"We just lost the main electrical system, flight computers, engines, controls; they're all gone!" he flicked a switch. "Dammit, where's the backup? Start!"

    Miller felt a sudden swooping sensation in his stomach and he realized with dread that they'd lost their lift; the shuttle was in free-fall, and they were at least ten thousand feet up.

    "Dammit, start, start, start!." Everson was shouting. "Ha!" the cabin's emergency lights came on with a flicker and some of the displays came back on. The engines were still offline though.

    "Everson!" Miller shouted. "We aren't getting a response from the engines, try to glide us in!"

    He nodded and yanked on the sticks, grunting with the effort. Without the electronic system they could still fly, but the pilot had to translate his movements with the sticks mechanically to the hydraulics of the control surfaces, and in bad weather this was a bit of an effort.

    "Come on!" he shouted, staring at the pitch readout. "Get that nose up!"

    "Ground's coming up fast!" said Miller. They were barely five thousand feet up now.

    "Sound collision alarm!" Everson shouted, flipping the cover off of a red button. "I'm firing the emergency retro-thrusters in two, one. Firing!"

    Miller's seat suddenly tried to swallow him up as a series of single-use chemical rockets fired on the underside of the ship; a last-resort effort to bleed off their velocity. Then came an almighty lurch, dwarfing anything they had felt so far, and the sensation of sliding. He could hear equipment banging around in the hold and prayed that his troops' restraints held. Then with a squeal of protesting metal it was over.

    "Well sir," said Everson after he had caught his breath. "We're on the ground and alive."

    "Give me a systems check." came Miller's reply. "Find out if we can still take off."

    "Copy that, pressure seals check, gas seals check, fuel seals check. And as far as I can tell the hull's intact but we probably crippled the landing gear. What can I say, it could have been worse."

    "Could have been?" replied Miller in exasperation. "We lost our primary BUS in flight and our backup power is shaky at best. What happened?"

    "I don't know." Everson replied. "I'm not getting any response from the ignition sequence, main power's shot and I'm not sure if we can get it back, I'll need to check the circuits."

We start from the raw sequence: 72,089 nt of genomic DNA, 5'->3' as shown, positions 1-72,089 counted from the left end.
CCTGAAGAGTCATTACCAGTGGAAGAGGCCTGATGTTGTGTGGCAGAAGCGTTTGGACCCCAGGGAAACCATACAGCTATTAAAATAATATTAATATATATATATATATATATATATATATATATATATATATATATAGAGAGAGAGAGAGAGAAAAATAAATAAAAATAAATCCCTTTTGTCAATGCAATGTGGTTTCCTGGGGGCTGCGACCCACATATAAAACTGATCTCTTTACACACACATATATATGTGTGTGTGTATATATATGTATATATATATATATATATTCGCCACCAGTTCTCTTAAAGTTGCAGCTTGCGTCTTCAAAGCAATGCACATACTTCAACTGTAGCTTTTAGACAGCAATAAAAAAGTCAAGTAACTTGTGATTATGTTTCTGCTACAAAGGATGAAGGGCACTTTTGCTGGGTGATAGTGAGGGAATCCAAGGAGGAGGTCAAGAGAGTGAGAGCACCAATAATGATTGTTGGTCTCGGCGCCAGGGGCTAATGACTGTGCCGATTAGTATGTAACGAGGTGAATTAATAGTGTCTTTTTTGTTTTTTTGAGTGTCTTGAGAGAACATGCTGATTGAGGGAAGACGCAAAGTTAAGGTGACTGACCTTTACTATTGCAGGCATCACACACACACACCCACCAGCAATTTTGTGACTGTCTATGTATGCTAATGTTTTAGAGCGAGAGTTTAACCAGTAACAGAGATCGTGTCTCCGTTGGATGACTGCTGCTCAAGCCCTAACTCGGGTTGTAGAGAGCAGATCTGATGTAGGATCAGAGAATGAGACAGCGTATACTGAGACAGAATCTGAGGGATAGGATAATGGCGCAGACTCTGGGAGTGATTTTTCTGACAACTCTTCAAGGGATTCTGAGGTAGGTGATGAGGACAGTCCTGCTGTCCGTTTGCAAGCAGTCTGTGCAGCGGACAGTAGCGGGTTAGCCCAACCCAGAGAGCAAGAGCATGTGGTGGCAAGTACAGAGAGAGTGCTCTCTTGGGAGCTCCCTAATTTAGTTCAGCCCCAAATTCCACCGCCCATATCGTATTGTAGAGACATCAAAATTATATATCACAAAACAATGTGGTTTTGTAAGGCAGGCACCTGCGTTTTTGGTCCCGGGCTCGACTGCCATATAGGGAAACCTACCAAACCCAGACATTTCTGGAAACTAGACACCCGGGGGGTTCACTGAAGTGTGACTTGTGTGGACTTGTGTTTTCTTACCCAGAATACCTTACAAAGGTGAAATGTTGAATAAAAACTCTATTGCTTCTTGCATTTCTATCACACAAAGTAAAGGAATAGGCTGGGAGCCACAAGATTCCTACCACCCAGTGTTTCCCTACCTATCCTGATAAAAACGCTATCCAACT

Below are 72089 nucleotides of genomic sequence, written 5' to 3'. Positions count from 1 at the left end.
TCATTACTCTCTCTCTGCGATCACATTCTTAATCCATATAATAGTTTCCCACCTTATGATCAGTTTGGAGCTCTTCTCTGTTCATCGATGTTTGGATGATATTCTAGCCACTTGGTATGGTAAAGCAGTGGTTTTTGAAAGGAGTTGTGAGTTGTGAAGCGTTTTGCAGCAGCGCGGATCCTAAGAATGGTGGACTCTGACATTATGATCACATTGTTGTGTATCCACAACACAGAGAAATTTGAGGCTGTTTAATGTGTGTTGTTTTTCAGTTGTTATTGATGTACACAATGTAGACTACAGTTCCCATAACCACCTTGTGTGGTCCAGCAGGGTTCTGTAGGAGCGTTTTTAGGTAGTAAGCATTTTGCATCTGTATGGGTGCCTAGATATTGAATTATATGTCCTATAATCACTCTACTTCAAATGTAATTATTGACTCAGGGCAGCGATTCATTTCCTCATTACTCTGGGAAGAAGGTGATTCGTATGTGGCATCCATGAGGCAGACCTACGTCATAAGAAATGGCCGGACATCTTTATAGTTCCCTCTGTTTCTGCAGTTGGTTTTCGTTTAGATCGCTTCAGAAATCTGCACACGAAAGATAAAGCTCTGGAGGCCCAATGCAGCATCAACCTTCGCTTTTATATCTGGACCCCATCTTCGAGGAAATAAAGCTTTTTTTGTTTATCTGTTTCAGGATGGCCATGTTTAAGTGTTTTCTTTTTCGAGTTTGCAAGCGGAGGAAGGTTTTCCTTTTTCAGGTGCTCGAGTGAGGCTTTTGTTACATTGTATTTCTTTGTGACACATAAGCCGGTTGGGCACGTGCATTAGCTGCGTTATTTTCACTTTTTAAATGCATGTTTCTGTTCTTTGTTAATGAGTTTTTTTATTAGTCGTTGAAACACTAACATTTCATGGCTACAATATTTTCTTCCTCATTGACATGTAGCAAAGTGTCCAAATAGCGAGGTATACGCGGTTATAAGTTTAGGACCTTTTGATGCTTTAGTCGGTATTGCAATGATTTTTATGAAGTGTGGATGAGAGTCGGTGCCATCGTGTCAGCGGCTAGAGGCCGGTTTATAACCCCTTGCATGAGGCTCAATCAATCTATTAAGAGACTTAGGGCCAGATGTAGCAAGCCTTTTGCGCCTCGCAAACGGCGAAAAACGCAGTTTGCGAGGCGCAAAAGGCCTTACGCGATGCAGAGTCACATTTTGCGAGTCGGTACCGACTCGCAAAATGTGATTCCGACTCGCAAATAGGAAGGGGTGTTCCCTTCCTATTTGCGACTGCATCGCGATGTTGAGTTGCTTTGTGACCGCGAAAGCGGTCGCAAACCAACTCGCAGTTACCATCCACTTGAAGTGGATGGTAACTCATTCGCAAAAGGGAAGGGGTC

"Can we lift off on the backup power?" asked Miller, unstrapping and getting up as he did so.

    "I don't know." Everson replied sheepishly. "It all depends on if I can get the flight computers back online and if we have enough fuel for a vertical takeoff, because the landing hydraulics are probably all smashed to hell."

    "Just get it done." Miller ordered. "And see if you can get through the jamming while you're at it."

    He slid down the narrow ladder into the cargo hold. They had obviously fared a lot worse during the crash-landing, but nobody was incapacitated. Half the lights were smashed, with glass littering the floor. A couple of the cargo containers had broken loose and they were clumped together at the back of the craft. The marines were already up and getting weapons slung. They all turned to him as he entered.

    "Alright, ladies, as you've probably guessed, we are now on the ground and more or less in one piece." he said, strolling up and down the aisle of soldiers. "Here are the facts. We know that some force on this planet has cut us off from command, and has neutralized our electronic systems aboard the shuttle. Lt Everson is attempting repairs but the fact of the matter is we're not sure if we can lift off again. Our mission is unchanged however. According to our last known position, Lt Zeal's shuttle went down several miles to the south. We're going to go there and retrieve any survivors. Privates Smith and Howard will remain here and assist Everson in the repairs. The rest of you are coming with me. Do we understand each other?"

    "We get you sir!"
    _______________________

    Miller waited in the cramped airlock for the air to finish cycling. The shuttle's main clamshell cargo doors would have been a faster way to get everyone out but then the entire cargo hold could have been contaminated with biological agents. So they had to wait, going through the tiny aft airlock three-at-a-time. The airlock hissed and the outer door slid open, revealing a clearing illuminated by weak yellow floodlights on the shuttle's hull. Miller jumped out first and took a long look around at the alien world.

    There wasn't much to see. The storm overhead was pouring out gallons of water every minute and visibility was reduced to only a couple dozen meters. Lightning flickered in the distance, followed several seconds later by a dull roar. In the intermittent light the soldiers could make out the silhouettes of mountains to the south, the direction they were going. Miller switched on his suit's built-in LED lights, cutting a bright swath through the sheets of gray ahead of him. At his back the airlock doors on the shuttle clicked shut as the next group of marines prepared to exit the ship.

    The clearing was a muddy crater, the terminus of a long swath cut through the otherwise virgin field of grass. The grass that covered the ground as far as they could see was a vibrant, deep green and stood almost five feet tall, enough to obscure the soldiers' vision. There was something unnerving about the vegetation, all the marines felt it. It might have been their being raised on a world with no plant life left, or it might have been the fact that something deep down in their minds told them the this wasn't right. The plants had a different, alien look to them just subtle enough to make them feel uneasy in the presence of something that should have been familiar.